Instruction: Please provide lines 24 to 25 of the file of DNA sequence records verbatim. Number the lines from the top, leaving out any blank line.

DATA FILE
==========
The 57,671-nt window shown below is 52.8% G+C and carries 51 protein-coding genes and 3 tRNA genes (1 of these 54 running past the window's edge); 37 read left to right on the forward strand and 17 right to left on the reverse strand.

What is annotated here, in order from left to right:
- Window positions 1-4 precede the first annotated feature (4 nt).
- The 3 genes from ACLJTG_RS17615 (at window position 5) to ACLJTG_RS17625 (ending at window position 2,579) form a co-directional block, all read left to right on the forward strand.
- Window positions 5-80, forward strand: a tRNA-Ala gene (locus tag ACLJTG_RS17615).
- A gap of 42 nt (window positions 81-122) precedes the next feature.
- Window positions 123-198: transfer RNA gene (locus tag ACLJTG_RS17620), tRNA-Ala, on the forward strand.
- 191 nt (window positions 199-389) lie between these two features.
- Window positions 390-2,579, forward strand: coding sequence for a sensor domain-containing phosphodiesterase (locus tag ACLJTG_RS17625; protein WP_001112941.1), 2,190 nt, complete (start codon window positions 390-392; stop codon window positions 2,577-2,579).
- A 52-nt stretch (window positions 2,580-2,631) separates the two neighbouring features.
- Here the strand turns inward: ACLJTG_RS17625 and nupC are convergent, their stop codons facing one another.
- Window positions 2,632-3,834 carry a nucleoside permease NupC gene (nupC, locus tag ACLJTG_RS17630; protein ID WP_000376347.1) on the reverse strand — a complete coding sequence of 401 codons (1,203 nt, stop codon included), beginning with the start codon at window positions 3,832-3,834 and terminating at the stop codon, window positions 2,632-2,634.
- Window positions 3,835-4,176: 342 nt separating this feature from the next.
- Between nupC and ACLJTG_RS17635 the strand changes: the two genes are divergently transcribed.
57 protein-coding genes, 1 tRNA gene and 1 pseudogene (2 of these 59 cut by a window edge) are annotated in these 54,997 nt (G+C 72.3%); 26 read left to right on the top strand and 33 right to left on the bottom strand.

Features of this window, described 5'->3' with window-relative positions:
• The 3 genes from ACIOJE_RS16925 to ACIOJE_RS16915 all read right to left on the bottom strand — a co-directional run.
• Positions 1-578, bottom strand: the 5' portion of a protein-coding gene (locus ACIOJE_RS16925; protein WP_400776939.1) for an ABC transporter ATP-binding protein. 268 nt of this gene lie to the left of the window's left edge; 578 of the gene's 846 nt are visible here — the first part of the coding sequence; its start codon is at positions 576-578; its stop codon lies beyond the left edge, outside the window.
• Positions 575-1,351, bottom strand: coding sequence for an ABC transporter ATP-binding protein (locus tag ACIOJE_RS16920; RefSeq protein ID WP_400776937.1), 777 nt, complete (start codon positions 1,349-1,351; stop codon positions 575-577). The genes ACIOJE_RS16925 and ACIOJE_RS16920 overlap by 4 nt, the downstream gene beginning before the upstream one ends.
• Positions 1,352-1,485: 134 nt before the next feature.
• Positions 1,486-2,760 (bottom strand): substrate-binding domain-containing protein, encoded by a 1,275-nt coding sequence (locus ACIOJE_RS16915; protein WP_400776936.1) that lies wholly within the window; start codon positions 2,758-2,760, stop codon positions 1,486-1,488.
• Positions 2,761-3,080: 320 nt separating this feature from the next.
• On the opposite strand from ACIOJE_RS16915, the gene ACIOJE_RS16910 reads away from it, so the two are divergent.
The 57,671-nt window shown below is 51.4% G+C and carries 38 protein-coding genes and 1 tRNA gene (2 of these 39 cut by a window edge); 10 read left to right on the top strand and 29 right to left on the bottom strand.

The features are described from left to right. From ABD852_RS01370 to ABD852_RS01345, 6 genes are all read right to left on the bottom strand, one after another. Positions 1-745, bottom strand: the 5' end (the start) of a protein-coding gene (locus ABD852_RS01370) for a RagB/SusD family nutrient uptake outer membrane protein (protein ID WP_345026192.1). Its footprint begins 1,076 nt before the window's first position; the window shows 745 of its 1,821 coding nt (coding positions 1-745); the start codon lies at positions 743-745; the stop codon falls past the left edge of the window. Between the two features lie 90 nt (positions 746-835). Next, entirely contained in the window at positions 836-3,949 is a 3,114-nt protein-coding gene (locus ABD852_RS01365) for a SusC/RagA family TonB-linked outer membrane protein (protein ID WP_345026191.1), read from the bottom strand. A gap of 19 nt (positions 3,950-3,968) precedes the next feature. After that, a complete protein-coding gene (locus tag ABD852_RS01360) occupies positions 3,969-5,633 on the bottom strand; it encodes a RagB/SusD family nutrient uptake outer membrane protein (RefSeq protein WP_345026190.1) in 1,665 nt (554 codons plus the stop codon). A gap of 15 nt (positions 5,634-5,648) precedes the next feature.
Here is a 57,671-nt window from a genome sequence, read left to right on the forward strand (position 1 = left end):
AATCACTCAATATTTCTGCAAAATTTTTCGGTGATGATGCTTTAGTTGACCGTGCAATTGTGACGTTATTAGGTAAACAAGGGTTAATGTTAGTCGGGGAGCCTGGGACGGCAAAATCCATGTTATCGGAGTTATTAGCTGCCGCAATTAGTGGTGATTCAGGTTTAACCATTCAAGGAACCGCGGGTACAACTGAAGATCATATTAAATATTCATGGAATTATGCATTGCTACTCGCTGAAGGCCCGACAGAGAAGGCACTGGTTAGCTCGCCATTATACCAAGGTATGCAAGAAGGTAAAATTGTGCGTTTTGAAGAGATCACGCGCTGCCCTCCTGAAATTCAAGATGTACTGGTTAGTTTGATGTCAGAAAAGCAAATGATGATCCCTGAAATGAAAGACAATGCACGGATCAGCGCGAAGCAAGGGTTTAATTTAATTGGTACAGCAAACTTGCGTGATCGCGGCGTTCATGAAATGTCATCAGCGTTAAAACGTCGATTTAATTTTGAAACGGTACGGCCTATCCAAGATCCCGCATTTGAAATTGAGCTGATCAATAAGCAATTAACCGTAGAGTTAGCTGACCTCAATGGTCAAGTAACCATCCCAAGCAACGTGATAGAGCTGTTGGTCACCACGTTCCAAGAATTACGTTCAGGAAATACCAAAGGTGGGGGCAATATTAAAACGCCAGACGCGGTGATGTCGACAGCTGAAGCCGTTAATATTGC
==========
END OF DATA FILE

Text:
The 57,671-nt window shown below is 51.4% G+C and carries 38 protein-coding genes and 1 tRNA gene (2 of these 39 cut by a window edge); 10 read left to right on the top strand and 29 right to left on the bottom strand.

The features are described from left to right. From ABD852_RS01370 to ABD852_RS01345, 6 genes are all read right to left on the bottom strand, one after another. Positions 1-745, bottom strand: the 5' end (the start) of a protein-coding gene (locus ABD852_RS01370) for a RagB/SusD family nutrient uptake outer membrane protein (protein ID WP_345026192.1). Its footprint begins 1,076 nt before the window's first position; the window shows 745 of its 1,821 coding nt (coding positions 1-745); the start codon lies at positions 743-745; the stop codon falls past the left edge of the window. Between the two features lie 90 nt (positions 746-835). Next, entirely contained in the window at positions 836-3,949 is a 3,114-nt protein-coding gene (locus ABD852_RS01365) for a SusC/RagA family TonB-linked outer membrane protein (protein ID WP_345026191.1), read from the bottom strand. A gap of 19 nt (positions 3,950-3,968) precedes the next feature. After that, a complete protein-coding gene (locus tag ABD852_RS01360) occupies positions 3,969-5,633 on the bottom strand; it encodes a RagB/SusD family nutrient uptake outer membrane protein (RefSeq protein WP_345026190.1) in 1,665 nt (554 codons plus the stop codon). A gap of 15 nt (positions 5,634-5,648) precedes the next feature.